Module 4: Understanding Trauma and Intimate Partner Violence


The goal of this training program is to help service providers understand the linkages between IPV, mental health, and substance use.  Service providers are not always aware of clients’ trauma histories, and how their current experiences of IPV may impact their mental health and substance use. Notwithstanding this, what is helpful is for service providers to respond to clients in an effective, trauma-informed manner that contextualizes IPV and the resultant impact on women’s mental health and substance use. As part of the foundation knowledge, this module will provide an overview of common categories of trauma and the ways in which these experiences can impact women’s current functioning. Expanding service providers’ understandings of trauma and its implications in terms of supporting women who have experienced IPV is an effective way of improving the capacity of service systems to more effectively address the trauma-related issues of women. 

Learning Objectives (i.e., after this module, you should be able to:) 

  1. Describe what is meant by trauma.
  2. Describe the different types and categories of trauma.
  3. Define and describe the three E’s of trauma.
  4. Understand the connections between trauma and IPV and the impact of IPV on mental health and substance use.
  5. Understand the impact of IPV on relationships within a socio-political context.
  6. Understand the relationship between trauma and Indigenous people and communities.
  7. Describe the concepts of trauma recovery and resilience.

Guide to the Readings 

There are numerous resources available online that provide readers with a thorough introduction to trauma-informed practices. Some resources may categorize trauma differently; however, the basic concepts and ideas are similar. The two resources published by the Substance Abuse and Mental Health Services Administration (SAMSHA) provide the reader with an excellent and thorough foundation to trauma knowledge including trauma definitions, the different types of trauma, and the impact of trauma on particular populations. The Trauma Toolkit, published by Klinic, adds in important pieces for the Manitoba context. Clearly, the concept of Historical Trauma is particularly relevant for Indigenous people, given our country’s history, and it is important for service providers to be aware of this context when working with Indigenous women. These are important considerations when working with immigrant and refugee women as well.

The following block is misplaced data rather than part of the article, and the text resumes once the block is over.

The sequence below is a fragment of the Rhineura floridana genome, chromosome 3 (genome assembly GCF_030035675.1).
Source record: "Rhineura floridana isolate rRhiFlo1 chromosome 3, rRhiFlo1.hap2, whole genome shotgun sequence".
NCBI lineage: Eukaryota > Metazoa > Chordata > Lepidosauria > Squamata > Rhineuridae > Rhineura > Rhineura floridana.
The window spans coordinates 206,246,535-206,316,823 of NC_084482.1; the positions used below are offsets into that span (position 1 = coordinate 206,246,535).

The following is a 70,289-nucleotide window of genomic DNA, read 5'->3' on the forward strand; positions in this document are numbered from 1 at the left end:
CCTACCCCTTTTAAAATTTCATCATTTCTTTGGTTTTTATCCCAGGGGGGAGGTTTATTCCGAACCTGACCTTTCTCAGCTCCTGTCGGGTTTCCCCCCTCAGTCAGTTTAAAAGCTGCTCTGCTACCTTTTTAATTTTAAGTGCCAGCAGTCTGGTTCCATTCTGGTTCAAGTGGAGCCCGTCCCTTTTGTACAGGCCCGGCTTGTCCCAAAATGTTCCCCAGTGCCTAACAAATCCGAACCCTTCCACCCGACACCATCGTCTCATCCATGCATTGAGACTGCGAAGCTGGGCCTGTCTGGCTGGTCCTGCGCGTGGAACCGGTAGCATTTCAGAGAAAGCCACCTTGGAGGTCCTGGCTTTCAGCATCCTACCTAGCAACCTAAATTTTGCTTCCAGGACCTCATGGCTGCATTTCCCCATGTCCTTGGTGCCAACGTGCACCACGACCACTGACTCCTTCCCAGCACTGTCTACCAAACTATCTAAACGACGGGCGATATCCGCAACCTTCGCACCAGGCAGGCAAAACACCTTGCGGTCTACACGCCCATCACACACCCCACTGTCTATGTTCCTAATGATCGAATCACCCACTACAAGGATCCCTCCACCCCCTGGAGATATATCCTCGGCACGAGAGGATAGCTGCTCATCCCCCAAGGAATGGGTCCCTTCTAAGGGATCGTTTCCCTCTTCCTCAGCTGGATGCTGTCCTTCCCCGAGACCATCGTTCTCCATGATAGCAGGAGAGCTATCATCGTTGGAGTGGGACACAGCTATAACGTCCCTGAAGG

Towards a conceptual framework: Trauma, Family Violence and Health provides the reader with an ecological framework in which to situate and understand the relationship between IPV, trauma and health. As you go through the reading, think about how you understand this particular topic, and perhaps how your own attitudes, knowledge, and beliefs have been influenced by ideas at each of the different socio-ecological levels. What did you learn about IPV from your family? From school? From the broader society? For example, what are some harmful ideas about IPV that are covertly reinforced through societal messaging? How had you thought about the relationship between IPV and health prior to this reading? Did your ideas about these relationships shift after reading about the health impacts of IPV? What might you think differently about the next time you are in a health setting and there are women sitting in the waiting room? 

The Hidden Burdens: a Review of Intergenerational, Historical and Complex Trauma, Implications for Indigenous Families, contextualizes the content from the other readings. It provides a cogent summary of the contemporary issues that impact Indigenous families and places them in a historical context that clearly answers the trauma-informed question of “What happened to you?” 

How to Proceed 

Once you complete all six steps, proceed to Module 5.